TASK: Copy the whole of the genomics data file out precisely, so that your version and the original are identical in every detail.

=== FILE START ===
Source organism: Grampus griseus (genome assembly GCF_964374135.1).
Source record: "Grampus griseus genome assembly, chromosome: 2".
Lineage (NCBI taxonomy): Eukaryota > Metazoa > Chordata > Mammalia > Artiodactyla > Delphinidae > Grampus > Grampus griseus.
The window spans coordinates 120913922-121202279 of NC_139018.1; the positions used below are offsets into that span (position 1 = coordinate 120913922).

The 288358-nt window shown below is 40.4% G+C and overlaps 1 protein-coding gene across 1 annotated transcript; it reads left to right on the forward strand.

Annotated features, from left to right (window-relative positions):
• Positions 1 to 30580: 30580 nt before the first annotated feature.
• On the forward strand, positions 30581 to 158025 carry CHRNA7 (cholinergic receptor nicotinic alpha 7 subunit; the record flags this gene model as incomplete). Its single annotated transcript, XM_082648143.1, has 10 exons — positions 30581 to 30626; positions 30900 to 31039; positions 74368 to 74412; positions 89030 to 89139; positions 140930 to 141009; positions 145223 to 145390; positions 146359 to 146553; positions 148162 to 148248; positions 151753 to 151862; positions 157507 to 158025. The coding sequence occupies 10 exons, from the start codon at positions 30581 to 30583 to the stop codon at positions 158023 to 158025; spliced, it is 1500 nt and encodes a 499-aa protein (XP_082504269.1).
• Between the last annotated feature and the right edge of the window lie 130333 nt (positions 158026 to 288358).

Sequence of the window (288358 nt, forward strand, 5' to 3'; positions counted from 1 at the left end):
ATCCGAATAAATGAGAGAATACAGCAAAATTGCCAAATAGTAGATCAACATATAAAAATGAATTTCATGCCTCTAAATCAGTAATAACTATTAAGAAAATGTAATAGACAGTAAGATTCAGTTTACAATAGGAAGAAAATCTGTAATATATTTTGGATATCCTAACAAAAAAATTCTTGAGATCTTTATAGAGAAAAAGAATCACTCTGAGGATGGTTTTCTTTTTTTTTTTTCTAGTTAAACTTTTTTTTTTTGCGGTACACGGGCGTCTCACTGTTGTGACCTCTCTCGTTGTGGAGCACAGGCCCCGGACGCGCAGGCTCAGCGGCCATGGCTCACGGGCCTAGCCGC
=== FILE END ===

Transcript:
Source organism: Grampus griseus (genome assembly GCF_964374135.1).
Source record: "Grampus griseus genome assembly, chromosome: 2".
Lineage (NCBI taxonomy): Eukaryota > Metazoa > Chordata > Mammalia > Artiodactyla > Delphinidae > Grampus > Grampus griseus.
The window spans coordinates 120913922-121202279 of NC_139018.1; the positions used below are offsets into that span (position 1 = coordinate 120913922).

The 288358-nt window shown below is 40.4% G+C and overlaps 1 protein-coding gene across 1 annotated transcript; it reads left to right on the forward strand.

Annotated features, from left to right (window-relative positions):
• Positions 1 to 30580: 30580 nt before the first annotated feature.
• On the forward strand, positions 30581 to 158025 carry CHRNA7 (cholinergic receptor nicotinic alpha 7 subunit; the record flags this gene model as incomplete). Its single annotated transcript, XM_082648143.1, has 10 exons — positions 30581 to 30626; positions 30900 to 31039; positions 74368 to 74412; positions 89030 to 89139; positions 140930 to 141009; positions 145223 to 145390; positions 146359 to 146553; positions 148162 to 148248; positions 151753 to 151862; positions 157507 to 158025. The coding sequence occupies 10 exons, from the start codon at positions 30581 to 30583 to the stop codon at positions 158023 to 158025; spliced, it is 1500 nt and encodes a 499-aa protein (XP_082504269.1).
• Between the last annotated feature and the right edge of the window lie 130333 nt (positions 158026 to 288358).

Sequence of the window (288358 nt, forward strand, 5' to 3'; positions counted from 1 at the left end):
ATCCGAATAAATGAGAGAATACAGCAAAATTGCCAAATAGTAGATCAACATATAAAAATGAATTTCATGCCTCTAAATCAGTAATAACTATTAAGAAAATGTAATAGACAGTAAGATTCAGTTTACAATAGGAAGAAAATCTGTAATATATTTTGGATATCCTAACAAAAAAATTCTTGAGATCTTTATAGAGAAAAAGAATCACTCTGAGGATGGTTTTCTTTTTTTTTTTTCTAGTTAAACTTTTTTTTTTTGCGGTACACGGGCGTCTCACTGTTGTGACCTCTCTCGTTGTGGAGCACAGGCCCCGGACGCGCAGGCTCAGCGGCCATGGCTCACGGGCCTAGCCGC